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A higher minimum wage could mean higher insurance costs

The cost of living in New York is quite high and people may struggle to afford rent and other basic necessities if all they earn is minimum wage. Some families benefit from more than one adult who juggles multiple jobs and still struggles to make ends meet. Lawmakers, in their attempts to ensure that those who depend on hourly wages to support their families can live, have suggested increasing the minimum wage again.

In fact, despite the fact that New York’s minimum wage is higher than the federal minimum wage and what many other states require, there have been discussions of increasing the minimum wage by as much as $6 an hour over a period of years.

Obviously, an increase in hourly wages will increase operating costs for businesses, especially those operating in the leisure and hospitality industries, where low wages and gratuities often help take the pressure off of employers. In addition to direct payroll expenses, a higher minimum wage will likely also mean higher insurance costs.

Certain kinds of coverage cost more when wages increase

The benefits that workers receive through employer-sponsored insurance programs will increase in value if they earn higher wages. Workers’ compensation coverage, for example, will replace a percentage of someone’s average weekly wage. Therefore, the more they earn, the more the coverage will cost.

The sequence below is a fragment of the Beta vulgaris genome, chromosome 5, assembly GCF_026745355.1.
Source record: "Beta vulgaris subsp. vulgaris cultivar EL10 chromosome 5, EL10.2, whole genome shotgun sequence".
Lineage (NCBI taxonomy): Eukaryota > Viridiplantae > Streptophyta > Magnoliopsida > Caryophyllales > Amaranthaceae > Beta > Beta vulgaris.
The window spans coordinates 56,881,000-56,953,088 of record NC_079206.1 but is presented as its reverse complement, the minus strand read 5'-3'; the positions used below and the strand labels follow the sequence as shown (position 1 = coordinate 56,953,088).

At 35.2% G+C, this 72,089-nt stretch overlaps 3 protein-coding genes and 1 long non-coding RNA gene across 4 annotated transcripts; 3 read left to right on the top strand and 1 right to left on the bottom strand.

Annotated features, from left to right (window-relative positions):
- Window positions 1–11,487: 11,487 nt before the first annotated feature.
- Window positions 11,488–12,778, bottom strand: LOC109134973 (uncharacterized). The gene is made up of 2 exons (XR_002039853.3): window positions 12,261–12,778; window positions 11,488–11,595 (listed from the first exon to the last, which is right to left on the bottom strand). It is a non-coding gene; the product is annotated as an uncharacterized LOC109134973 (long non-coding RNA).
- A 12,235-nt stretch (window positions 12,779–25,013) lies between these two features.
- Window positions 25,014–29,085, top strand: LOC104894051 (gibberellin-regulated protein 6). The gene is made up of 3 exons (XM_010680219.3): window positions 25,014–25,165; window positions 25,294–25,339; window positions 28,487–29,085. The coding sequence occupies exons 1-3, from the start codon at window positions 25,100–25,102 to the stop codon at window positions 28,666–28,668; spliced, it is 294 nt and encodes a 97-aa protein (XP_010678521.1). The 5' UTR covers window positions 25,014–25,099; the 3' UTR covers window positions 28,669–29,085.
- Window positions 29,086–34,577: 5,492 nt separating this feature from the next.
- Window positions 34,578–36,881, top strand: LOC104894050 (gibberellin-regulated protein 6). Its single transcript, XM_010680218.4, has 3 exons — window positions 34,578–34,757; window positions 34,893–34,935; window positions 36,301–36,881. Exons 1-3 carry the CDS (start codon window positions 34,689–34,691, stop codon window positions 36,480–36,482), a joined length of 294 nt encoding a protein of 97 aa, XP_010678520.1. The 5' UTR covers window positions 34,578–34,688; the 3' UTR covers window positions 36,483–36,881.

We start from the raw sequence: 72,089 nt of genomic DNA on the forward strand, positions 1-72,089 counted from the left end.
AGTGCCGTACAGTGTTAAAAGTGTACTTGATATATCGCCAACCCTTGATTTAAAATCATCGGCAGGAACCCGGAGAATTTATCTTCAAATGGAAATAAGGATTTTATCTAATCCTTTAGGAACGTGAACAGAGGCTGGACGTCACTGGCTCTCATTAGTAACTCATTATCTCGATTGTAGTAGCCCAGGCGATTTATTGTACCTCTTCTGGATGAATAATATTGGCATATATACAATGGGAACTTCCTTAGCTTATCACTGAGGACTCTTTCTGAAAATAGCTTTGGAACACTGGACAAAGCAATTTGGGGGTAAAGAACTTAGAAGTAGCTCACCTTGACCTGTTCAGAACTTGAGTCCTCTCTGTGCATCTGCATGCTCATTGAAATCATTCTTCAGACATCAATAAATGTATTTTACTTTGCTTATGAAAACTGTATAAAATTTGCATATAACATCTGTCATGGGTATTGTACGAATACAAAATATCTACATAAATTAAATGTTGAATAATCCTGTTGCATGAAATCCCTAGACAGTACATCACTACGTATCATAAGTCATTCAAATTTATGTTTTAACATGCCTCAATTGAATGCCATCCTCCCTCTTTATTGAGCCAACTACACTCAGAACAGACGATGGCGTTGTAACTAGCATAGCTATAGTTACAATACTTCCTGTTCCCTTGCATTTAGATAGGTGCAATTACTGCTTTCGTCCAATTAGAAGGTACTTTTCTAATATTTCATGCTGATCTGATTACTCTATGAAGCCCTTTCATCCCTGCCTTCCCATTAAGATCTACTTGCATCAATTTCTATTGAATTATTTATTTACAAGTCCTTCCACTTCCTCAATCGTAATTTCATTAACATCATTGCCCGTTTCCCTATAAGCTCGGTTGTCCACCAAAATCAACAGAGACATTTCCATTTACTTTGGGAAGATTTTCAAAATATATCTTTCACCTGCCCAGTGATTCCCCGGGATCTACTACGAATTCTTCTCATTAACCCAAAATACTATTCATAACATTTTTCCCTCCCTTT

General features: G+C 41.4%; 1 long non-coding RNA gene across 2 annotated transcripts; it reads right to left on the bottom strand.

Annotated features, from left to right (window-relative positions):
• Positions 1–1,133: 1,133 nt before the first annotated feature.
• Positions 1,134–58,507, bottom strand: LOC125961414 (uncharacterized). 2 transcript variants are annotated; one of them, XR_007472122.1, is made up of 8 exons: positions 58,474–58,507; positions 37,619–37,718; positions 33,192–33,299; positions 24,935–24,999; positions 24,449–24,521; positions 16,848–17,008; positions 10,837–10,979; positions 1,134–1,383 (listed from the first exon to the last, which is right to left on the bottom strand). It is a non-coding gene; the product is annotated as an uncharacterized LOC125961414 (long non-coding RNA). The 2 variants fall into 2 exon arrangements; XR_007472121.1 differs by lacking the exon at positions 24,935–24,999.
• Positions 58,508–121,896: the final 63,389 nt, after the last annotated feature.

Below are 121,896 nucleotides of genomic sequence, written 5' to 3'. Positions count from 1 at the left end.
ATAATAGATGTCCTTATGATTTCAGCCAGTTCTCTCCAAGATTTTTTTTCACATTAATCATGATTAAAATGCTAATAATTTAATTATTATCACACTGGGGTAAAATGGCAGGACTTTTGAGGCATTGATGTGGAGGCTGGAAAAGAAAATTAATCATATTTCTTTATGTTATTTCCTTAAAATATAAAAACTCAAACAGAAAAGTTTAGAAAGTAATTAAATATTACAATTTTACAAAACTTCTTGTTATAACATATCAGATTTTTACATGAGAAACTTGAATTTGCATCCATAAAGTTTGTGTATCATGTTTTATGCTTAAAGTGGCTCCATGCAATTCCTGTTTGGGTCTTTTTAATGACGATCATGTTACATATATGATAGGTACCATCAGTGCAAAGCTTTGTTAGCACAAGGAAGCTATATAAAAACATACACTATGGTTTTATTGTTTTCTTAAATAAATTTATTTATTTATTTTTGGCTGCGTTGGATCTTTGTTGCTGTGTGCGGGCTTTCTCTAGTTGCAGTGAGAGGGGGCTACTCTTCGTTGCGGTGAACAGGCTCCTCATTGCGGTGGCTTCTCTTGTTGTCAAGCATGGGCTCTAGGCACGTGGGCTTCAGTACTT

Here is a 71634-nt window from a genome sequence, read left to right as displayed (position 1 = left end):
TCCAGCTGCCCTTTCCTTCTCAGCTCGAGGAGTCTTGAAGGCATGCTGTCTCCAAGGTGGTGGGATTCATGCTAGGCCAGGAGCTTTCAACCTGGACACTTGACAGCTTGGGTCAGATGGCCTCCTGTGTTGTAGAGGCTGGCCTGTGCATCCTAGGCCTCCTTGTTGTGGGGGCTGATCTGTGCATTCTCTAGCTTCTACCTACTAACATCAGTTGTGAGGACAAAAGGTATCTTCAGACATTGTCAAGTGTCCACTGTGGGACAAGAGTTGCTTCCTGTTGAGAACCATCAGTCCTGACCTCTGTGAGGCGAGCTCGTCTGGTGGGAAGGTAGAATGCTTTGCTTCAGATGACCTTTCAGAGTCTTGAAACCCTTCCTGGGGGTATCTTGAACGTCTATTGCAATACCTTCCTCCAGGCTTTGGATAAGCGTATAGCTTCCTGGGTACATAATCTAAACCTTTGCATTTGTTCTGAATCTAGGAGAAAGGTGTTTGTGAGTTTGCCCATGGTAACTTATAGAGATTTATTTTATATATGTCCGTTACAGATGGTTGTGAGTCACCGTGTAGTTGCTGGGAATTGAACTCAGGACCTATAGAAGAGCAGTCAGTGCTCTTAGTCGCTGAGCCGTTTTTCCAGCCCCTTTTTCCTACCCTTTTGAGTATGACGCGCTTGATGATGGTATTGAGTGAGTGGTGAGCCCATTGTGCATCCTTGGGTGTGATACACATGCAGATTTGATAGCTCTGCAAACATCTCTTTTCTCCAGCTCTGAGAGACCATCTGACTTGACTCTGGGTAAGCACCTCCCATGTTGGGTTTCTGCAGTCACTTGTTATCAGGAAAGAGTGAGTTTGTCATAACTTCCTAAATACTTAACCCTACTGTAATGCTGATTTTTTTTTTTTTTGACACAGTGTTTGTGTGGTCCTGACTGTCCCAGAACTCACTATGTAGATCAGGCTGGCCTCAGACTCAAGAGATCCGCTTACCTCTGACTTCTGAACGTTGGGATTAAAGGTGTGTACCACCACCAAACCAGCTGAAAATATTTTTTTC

A $6-per-hour increase in wages would not just lead to thousands of dollars in additional payroll expenses each month but also substantial increases in employer insurance premiums. Businesses may find themselves struggling to cover all of these costs without passing those additional expenses onto the public.

Tracking policy helps businesses plan for the future

Organizations that only ever react to changing policies will always be a step behind their competitors. Those that actively track political changes that could affect their business will have an easier time adjusting their policies. For example, a hiring freeze might be necessary for businesses concerned about wage increases in the immediate future. Changing internal wage policies might also be a way to prevent the company from struggling with major changes following an increase in the minimum wage.

Keeping an eye on changing employment laws that could affect costs like workers’ compensation insurance premiums can help companies better comply with regulations and protect themselves against business liability. In the event that questions or concerns arise, seeking legal guidance is generally a good first step forward.

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